Lilo & Stitch: The Series

TV review by
Betsy Wallace, Common Sense Media
Lilo & Stitch: The Series TV Poster Image
Parents recommendPopular with kids
Unlikely friends unite on the shores of Hawaii.

Parents say

age 6+
Based on 10 reviews

Kids say

age 4+
Based on 21 reviews

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A lot or a little?

The parents' guide to what's in this TV show.

Positive Messages

Many episodes feature Lilo in opposition to other kids her age. The cartoon cast includes Hawaiians, Asians, and Caucasians. Lilo frequently demonstrates compassion to creatures. Humor is the series' strong point.

Violence & Scariness

Stitch and the other experiments cause mayhem and destruction. Every episode involves a chase or cartoonish battle to catch a new creature. No injuries, but some weapons -- for example, a gun that shoots sticky stuff. Lilo gets into dangerous situations.

Sexy Stuff
Language
Consumerism
Drinking, Drugs & Smoking

What parents need to know

Parents need to know that Lilo seems young, but the raucousness makes this series more suitable for grade-schoolers than younger viewers. The series has action elements, such as a Storm Trooper-type character who carries a "blaster" and hunts renegade (albeit cute) space mutants.

User Reviews

  • Parents say
  • Kids say
Parent of a 9-year-old Written byAnolting March 11, 2020

Delightful oddballs

I love the messaging in this show around being yourself and fitting in. Lilo is considered “weird” by her peers, but she consistently stays true to herself and... Continue reading
Adult Written byavenuecity949 October 3, 2019
Kid, 9 years old March 16, 2021

LOVE IT AND LILO &STITCH 1&2

LOVE IT AND LILO &STITCH 1&2
Teen, 16 years old Written byMusiclovergig June 27, 2020

Good one

Fun show that combines Hawaii and sci-fi themes, tame for kids.

What's the story?

In LILO & STICH: THE SERIES, which is a spin-off of the popular Disney animated feature Lilo and Stitch, every episode features a new "experiment" causing a disturbance on the island of Kauai -- one eats hair, one makes earthquakes, one hypnotizes people. But Lilo (voiced by Daveigh Chase) sees the value in all of them and finds each one a home. The evil Dr. Hamsterviel (a space hamster voiced by Jeff Bennett) and his lumbering minion Gantu (Kevin Michael Richardson) battle with Lilo and Stitch (Chris Sanders) to catch the mutants. Lilo mixes it up with space creatures just fine, but she has trouble interacting with other real kids, particularly snotty Myrtle (Liliana MumyP in her hula class. As Lilo teaches Stitch how to be less of a monster, she learns small lessons, too -- such as how revenge can backfire.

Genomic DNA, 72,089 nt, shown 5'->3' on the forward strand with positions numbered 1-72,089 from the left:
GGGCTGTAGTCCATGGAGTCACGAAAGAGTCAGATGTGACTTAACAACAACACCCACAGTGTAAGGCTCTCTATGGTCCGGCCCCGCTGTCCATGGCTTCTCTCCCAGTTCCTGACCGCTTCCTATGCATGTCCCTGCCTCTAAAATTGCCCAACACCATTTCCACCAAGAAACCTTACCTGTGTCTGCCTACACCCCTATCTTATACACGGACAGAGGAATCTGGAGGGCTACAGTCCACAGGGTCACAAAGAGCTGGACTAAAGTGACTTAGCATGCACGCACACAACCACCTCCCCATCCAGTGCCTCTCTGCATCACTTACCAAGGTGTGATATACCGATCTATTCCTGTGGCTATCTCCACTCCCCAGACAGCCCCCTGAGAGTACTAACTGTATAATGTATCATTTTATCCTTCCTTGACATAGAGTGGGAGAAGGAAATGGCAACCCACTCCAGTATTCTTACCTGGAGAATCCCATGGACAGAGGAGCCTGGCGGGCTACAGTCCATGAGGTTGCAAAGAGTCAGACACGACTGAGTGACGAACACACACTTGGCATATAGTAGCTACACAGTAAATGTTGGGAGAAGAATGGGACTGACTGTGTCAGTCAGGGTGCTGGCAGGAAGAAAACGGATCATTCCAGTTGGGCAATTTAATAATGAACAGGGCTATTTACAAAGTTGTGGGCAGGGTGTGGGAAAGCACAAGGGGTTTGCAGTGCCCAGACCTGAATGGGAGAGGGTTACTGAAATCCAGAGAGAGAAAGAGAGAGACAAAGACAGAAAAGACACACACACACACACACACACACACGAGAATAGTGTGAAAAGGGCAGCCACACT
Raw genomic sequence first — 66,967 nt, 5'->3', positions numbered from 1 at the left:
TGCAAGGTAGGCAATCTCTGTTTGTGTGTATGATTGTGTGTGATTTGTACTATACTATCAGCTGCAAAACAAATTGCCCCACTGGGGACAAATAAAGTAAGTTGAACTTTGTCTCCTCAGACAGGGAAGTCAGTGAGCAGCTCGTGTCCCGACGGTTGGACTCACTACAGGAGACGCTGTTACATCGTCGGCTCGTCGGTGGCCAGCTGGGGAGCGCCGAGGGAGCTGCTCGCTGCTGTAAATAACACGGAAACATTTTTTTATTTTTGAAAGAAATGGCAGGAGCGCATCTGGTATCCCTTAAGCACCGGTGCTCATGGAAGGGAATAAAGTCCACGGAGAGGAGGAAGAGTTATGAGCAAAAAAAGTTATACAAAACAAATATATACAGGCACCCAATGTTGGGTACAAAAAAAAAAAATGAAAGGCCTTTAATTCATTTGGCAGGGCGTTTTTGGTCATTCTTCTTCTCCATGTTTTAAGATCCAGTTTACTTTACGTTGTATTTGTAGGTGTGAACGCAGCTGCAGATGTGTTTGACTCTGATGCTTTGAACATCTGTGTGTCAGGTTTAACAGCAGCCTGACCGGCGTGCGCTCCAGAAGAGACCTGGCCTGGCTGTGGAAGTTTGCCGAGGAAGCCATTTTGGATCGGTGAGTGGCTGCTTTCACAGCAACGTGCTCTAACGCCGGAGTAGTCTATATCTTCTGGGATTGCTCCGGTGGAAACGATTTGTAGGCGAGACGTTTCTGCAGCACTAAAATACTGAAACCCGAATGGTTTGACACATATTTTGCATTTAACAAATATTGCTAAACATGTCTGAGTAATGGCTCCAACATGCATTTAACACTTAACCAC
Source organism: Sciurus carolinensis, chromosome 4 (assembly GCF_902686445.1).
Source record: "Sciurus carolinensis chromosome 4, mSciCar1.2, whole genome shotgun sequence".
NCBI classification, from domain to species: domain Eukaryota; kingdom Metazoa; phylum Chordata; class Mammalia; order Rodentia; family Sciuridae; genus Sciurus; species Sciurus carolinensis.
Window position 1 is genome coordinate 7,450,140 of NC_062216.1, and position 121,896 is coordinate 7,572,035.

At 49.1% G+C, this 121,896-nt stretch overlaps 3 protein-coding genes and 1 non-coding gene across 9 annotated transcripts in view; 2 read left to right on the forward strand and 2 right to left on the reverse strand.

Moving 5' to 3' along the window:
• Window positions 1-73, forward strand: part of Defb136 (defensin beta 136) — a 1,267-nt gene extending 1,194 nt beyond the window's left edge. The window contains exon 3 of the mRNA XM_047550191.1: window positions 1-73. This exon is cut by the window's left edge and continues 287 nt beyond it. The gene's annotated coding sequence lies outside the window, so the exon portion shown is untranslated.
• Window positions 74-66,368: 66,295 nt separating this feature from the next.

Is it any good?

While the educational component barely sneaks in, the up-to-date humor looms large. In one episode, for example, the producer of a popular TV show asks Lilo to sign a waiver so that he can "exploit your dog and treat him like a freak on worldwide TV." The series even makes fun of the scant educational content -- at one point Lilo comments, "Who knew life would full of such hard lessons!" The so-called evil characters are often inept and probably won't scare young viewers, but the competition to catch the mutants spurs rough chase scenes.

Talk to your kids about ...

  • Families can talk about the diversity of these two characters. If kids are fans of the movie, what comparisons can they make? How do Lilo and Stitch handle the tricky circumstances they get into?

TV details

Our editors recommend

Themes & Topics

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